Push to end U.S. curbs on Cuba travel renewed

WASHINGTON — Buoyed by a new administration, advocates for trade with Cuba unveiled a bill Tuesday that would lift travel restrictions to the island, allowing Americans to visit there freely.

The bipartisan group of senators, who've long pushed for increased trade with Cuba, say they think that momentum is now on their side, noting that President Barack Obama campaigned on a promise to change U.S.-Cuba policy.

The new bill would bar the president from regulating travel to Cuba, and its supporters said it would help bring changes to the communist-led nation, which for 50 years has been governed by Fidel Castro and now his younger brother, Raul.

Current U.S. policy "has done nothing to weaken the Castro regime," said the bill's chief champion, Sen. Byron Dorgan, D-N.D., who's introduced the bill since 2003. "It's long past the time to change this ill-advised policy."

Proponents of hard-line sanctions against the regime vowed to block the legislation, however — as they have for the past two sessions of Congress — saying that the bill would enrich Cuban government coffers by promoting tourism to the island.

"We should be siding with the oppressed, not with the oppressors," said Sen. Mel Martinez, R-Fla.

He suggested that the Senate was getting ahead of Obama, noting that Vice President Joe Biden said Saturday on a visit to Chile that the administration had no plans to lift the economic embargo against Cuba. Martinez also noted that Obama hasn't said he'd lift the travel ban but that he'd roll back President George W. Bush-era regulations that limit remittances sent to the island and bar Cuban-Americans from visiting family members on the island more often than every three years.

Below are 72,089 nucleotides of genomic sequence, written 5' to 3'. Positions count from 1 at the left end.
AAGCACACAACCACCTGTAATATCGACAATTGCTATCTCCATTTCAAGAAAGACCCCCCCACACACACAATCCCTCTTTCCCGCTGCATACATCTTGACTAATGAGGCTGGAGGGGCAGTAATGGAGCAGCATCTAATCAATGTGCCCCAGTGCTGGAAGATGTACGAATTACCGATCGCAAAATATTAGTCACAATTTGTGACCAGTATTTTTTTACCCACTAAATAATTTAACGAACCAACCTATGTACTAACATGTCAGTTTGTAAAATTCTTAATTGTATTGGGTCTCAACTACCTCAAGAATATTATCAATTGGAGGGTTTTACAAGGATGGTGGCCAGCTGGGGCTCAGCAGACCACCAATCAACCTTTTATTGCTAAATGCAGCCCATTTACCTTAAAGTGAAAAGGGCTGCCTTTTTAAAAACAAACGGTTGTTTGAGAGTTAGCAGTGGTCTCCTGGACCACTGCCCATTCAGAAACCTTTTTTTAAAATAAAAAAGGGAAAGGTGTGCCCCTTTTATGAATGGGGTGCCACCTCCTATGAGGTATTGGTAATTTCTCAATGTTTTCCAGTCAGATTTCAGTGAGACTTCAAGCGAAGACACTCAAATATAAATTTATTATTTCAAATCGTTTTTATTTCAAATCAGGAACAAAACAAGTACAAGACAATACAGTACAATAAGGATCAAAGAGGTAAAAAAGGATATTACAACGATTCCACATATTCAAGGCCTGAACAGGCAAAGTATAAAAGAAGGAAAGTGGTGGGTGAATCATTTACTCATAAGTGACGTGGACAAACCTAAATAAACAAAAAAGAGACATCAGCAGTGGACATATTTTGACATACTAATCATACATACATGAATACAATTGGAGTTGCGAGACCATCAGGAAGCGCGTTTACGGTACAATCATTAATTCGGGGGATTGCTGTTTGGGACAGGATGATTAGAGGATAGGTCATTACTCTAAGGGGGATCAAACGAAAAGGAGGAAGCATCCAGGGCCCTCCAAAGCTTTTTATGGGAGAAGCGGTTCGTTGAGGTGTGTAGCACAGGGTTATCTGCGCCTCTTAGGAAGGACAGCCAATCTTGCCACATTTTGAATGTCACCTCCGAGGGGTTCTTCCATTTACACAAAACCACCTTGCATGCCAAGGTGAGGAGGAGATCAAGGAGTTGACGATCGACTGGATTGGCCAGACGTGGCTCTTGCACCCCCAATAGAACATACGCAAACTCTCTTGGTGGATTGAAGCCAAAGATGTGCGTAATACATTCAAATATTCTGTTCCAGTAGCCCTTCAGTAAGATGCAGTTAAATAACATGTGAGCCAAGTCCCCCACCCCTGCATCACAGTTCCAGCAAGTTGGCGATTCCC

Proponents of the legislation argue that U.S. policy is a Cold War relic that should be scrapped. Dorgan was joined by Jose Miguel Vivanco, the director of the Americas division of Human Rights Watch, who argued that current U.S. policy "has neither weakened the Cuban government" nor improved conditions for Cuba's political prisoners. Business groups pledged to push for the legislation with Bob Stallman, the president of the American Farm Bureau Federation, saying that it would help farmers sell more products to Cuba, which he called an important market for soybeans, rice and poultry.

"I think we've finally reached a new watermark on this issue," Dorgan said, adding that he thinks that he has sufficient votes in the House of Representatives and the Senate to get the bill passed. "At some point this is a policy that is no longer justifiable. When something doesn't work for 50 years, clear-headed thinking has to say, 'You know what? It's time to change it.' "

Martinez scoffed at the suggestion that American tourists will usher in democratic change, noting that tourists from Canada, Italy, Spain and Germany have had little effect on the country's government.

Identical legislation will be introduced Thursday in the House. Speaker Nancy Pelosi supports the bill, but a Democratic aide said its passage was uncertain. Senate Majority Leader Harry Reid has opposed changes to U.S.-Cuba policy, but he said Tuesday that he expected a vote on the measure.

"It's rarely a year goes by since I've been in the Senate that we don't have a vote on Cuba, and I'm sure this year will be no different," he said.


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